Knoxville — The Iowa Court of Appeals has affirmed the first-degree murder conviction of Michael Jamey Miller.
Miller was convicted of hiring Terry Tobias Cobbins, Jr., to kill his wife, Teresa, in the couple's home, south of Knoxville on Jan. 7, 2011. Cobbins and Miller were tried separately on first-degree murder charges. Both were convicted. They were sentenced on the same date in 2012 to a mandatory life in prison term.
Cobbins' trial took place first. The Journal-Express was the only news outlet present for nearly every minute of this trial, as well as Miller's. Media coverage of the Cobbins trial led to a request by Miller's defense for a change of venue. This request was granted, and Miller was tried in Clarke County, as opposed to Marion County.
Even with the change of venue, the court encountered 16 potential jurors in the 64-member pool who had been exposed to coverage of the Cobbins case. Attorneys for the the State and defense were provided the opportunity to question these jurors in regard to their knowledge of the case.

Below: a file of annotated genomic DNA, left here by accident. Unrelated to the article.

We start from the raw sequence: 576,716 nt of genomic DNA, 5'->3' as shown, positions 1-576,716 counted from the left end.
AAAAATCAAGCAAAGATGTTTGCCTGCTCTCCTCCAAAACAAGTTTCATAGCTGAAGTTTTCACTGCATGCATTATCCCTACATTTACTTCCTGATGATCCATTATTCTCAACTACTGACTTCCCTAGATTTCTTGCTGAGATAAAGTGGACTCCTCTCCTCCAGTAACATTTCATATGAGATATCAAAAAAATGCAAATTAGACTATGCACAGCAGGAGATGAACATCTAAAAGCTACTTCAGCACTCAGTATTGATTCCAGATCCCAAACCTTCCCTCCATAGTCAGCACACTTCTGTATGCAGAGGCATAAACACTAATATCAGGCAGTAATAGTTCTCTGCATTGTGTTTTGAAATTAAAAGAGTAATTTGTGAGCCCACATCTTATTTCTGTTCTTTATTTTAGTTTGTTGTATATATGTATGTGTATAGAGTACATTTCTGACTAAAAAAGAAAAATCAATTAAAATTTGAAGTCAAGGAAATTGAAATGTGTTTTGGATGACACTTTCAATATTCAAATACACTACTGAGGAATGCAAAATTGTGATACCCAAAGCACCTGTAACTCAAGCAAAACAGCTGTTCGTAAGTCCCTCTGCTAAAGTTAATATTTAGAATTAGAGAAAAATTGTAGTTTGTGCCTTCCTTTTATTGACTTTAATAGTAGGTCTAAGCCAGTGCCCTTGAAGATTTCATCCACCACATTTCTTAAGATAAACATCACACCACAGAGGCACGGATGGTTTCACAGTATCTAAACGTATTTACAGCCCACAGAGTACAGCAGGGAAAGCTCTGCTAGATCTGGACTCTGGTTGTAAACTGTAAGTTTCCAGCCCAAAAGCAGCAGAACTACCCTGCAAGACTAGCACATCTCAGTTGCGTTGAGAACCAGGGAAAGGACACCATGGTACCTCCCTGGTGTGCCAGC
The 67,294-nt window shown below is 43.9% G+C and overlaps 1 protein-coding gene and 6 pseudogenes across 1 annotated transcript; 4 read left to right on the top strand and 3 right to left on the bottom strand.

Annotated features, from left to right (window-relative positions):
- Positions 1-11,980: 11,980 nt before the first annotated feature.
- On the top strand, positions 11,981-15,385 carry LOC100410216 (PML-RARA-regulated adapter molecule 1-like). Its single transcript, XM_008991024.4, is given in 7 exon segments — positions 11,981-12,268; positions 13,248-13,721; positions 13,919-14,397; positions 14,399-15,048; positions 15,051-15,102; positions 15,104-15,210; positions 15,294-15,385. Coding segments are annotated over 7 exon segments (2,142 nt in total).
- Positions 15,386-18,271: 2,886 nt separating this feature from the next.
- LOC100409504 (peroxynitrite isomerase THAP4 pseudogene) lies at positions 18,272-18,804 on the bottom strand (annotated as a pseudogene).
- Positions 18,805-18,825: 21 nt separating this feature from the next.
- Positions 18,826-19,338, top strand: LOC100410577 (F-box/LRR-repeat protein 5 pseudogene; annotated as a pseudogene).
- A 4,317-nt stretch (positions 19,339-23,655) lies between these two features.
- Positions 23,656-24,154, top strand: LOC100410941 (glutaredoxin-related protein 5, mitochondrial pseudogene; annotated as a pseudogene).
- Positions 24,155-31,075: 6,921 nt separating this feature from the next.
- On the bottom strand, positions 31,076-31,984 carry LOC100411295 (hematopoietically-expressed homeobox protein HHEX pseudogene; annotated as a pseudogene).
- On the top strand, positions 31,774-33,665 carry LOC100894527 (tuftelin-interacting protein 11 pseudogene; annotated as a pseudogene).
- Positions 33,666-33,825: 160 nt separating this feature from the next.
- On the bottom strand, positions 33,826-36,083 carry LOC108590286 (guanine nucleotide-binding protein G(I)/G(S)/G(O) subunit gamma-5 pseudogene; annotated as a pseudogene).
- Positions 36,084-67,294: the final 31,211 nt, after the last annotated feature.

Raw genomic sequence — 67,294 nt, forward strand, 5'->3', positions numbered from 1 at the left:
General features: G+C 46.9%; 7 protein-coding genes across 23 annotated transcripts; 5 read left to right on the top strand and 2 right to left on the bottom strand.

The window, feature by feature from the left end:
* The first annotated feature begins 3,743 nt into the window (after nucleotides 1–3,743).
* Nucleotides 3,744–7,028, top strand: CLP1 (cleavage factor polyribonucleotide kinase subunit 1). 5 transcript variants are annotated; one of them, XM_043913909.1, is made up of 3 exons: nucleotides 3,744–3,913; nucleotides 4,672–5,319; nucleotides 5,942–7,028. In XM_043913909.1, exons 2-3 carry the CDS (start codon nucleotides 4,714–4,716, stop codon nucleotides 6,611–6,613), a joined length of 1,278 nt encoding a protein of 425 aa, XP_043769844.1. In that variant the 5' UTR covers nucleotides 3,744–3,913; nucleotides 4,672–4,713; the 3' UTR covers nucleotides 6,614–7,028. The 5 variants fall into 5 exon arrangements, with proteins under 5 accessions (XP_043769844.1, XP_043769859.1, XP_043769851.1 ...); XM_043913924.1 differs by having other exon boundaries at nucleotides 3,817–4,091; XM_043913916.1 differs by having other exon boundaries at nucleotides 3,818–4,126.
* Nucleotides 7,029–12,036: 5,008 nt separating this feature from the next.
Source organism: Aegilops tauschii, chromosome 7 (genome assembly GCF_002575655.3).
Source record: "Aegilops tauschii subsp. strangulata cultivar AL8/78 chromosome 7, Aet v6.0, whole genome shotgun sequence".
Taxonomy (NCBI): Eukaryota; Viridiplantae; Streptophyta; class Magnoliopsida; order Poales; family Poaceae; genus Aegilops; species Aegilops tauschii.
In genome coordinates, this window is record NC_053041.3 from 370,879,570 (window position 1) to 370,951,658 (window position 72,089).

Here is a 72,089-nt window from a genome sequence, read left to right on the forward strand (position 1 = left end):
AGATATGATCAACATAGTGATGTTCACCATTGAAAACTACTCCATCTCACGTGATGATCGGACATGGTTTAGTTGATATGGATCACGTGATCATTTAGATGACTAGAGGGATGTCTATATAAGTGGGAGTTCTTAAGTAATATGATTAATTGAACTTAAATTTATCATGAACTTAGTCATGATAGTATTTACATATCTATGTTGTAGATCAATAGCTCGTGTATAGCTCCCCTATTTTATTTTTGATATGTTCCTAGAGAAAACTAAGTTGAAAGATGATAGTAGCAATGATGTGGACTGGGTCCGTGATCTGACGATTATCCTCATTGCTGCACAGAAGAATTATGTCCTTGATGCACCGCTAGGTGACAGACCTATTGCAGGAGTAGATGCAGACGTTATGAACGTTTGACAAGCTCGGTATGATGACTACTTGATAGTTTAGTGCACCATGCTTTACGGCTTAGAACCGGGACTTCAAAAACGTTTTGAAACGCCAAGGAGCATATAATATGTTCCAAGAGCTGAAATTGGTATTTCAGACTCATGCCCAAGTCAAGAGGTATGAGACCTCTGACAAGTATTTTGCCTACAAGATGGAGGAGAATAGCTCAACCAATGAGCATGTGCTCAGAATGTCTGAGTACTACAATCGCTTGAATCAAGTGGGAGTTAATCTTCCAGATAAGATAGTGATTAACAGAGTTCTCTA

One juror, identified in the Court of Appeals' opinion as Brian Stuva, read a small article in the Osceola Sentinel. He said it indicated that he "didn't pay much attention" to the article, but remembered that there was someone else involved in the crime who had already been convicted.
Miller's appellate counsel argued that there was prejudice due to the number of juror strikes available to the trial counsel and alleged that three disqualified jurors sat on the jury. Miller contended that the juror's knowledge of Cobbins' conviction "could not reasonably be set aside" because of the link to the Miller case. Each side was given ten strikes, but the defense chose not to use all of them.